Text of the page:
Dorothy Elizabeth (Blize) Trathen
Life and Work
Dorothy Trathen helped shape Millet into the community that it is today. Through contributing time and effort Dorothy is responsible for helping develop several institutions that continue to set Millet apart from other communities.
Born and raised in the Millet area and a student of the Coal Lake School, Dorothy spent the majority of her life in the Millet area. Marrying Ralph on January 8th, 1937, Dorothy and her new husband moved into their first home together.
Dorothy wrote the following regarding this period of her life: “We moved to a log house at Norbuck. You could swing a cat by the tail and no matter which way it went it could go through a crack in the wall. I didn’t need a dustpan, but just swept dirt through a crack in the floor. Washing the floor involved the same procedure. We stuffed the cracks with rags (of which we had plenty), and it was livable. We carried water from a dug well, a couple of blocks down the hill. It was always up hill with the full pail.” Dorothy’s sense of humour is apparent through her writing, and this likely played a part in her future as the editor of the Millet Tellim Newspaper.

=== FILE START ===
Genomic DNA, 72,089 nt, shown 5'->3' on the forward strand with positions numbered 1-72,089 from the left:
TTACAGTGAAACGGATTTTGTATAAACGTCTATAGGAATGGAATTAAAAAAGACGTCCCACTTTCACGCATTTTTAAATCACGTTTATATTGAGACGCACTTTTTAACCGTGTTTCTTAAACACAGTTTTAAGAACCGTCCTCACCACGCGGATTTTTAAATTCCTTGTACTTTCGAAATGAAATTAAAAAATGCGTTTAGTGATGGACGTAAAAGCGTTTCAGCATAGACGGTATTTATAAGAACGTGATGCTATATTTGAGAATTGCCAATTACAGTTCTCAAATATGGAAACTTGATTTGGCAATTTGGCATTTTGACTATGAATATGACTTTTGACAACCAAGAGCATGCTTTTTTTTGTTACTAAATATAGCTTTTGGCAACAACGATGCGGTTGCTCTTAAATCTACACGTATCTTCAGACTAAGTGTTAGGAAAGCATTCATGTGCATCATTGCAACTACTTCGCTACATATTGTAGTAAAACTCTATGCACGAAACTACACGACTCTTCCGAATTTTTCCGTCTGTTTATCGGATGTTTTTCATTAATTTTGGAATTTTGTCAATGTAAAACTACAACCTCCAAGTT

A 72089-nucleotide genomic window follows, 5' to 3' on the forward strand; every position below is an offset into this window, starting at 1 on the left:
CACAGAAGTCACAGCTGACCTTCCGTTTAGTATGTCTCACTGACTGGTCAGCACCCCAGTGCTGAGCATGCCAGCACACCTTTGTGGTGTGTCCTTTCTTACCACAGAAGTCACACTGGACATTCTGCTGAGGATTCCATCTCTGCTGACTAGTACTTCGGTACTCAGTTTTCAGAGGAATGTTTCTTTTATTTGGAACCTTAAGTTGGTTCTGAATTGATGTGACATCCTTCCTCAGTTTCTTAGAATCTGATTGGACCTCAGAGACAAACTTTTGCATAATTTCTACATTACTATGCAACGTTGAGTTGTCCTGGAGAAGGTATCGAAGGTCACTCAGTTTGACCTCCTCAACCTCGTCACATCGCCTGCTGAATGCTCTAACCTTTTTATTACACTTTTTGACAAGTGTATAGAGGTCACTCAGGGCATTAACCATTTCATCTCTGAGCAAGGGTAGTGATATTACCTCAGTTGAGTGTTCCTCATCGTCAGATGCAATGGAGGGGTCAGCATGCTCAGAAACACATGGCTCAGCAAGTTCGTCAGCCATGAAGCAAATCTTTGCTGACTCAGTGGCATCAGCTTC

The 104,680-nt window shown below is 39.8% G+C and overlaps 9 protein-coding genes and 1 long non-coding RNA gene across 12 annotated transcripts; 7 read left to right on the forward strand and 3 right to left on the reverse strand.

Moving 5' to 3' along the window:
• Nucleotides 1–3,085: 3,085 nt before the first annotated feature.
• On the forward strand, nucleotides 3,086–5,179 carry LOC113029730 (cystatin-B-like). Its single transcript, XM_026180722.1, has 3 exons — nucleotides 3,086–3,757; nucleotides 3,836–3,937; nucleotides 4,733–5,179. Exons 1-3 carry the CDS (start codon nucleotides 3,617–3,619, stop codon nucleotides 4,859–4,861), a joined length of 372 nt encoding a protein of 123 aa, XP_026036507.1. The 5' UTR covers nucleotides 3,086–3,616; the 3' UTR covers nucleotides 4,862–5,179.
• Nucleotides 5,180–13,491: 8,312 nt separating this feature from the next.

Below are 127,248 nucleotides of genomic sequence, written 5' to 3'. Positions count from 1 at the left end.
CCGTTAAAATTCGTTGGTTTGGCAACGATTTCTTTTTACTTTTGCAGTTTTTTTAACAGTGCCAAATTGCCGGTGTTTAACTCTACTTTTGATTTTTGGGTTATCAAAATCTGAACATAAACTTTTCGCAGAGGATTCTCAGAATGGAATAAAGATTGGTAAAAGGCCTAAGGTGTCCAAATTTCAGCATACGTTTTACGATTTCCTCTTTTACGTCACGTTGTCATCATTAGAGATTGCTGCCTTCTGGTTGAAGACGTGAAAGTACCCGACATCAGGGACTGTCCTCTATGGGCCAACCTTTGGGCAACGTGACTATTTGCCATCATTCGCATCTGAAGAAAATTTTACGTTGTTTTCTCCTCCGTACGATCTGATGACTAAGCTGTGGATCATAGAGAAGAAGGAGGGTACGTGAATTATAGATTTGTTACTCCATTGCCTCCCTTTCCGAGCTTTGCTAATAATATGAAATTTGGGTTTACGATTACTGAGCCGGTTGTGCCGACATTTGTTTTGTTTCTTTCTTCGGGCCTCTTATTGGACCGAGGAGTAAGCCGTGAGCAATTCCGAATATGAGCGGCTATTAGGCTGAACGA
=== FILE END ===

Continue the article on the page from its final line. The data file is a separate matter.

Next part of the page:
While raising her family of five children, Dorothy started up Millet’s first Boy Scouts Cub Pack and was a Cubmaster for ten years. She joined the Rebekah Lodge b112, of the Independent Order of Oddfellows in 1943, and became District Deputy President three times. During this era Dorothy helped institute the Camrose Lodge. The Millet Tellim Newspaper held Dorothy as their editor for a number of years. Dorothy took great pride in her work at the paper and, through being financed by community organizations, she produced 300 copies of papers up to five pages.
For dedicating her life to the betterment of the community of Millet, Dorothy was nominated for the “Celebrate 88” award. As a result Premier Lougheed presented Dorothy with a certificate for her community work in the service category in 1984. In addition, Dorothy received the Millet Distinguished Senior Citizen award, for this both her and Ralph were given a scroll in recognition of dedicated service to the Community of Millet.
The organizations that Dorothy helped establish not only helped define Millet, but also continue to encourage a sense of community between the town’s citizens.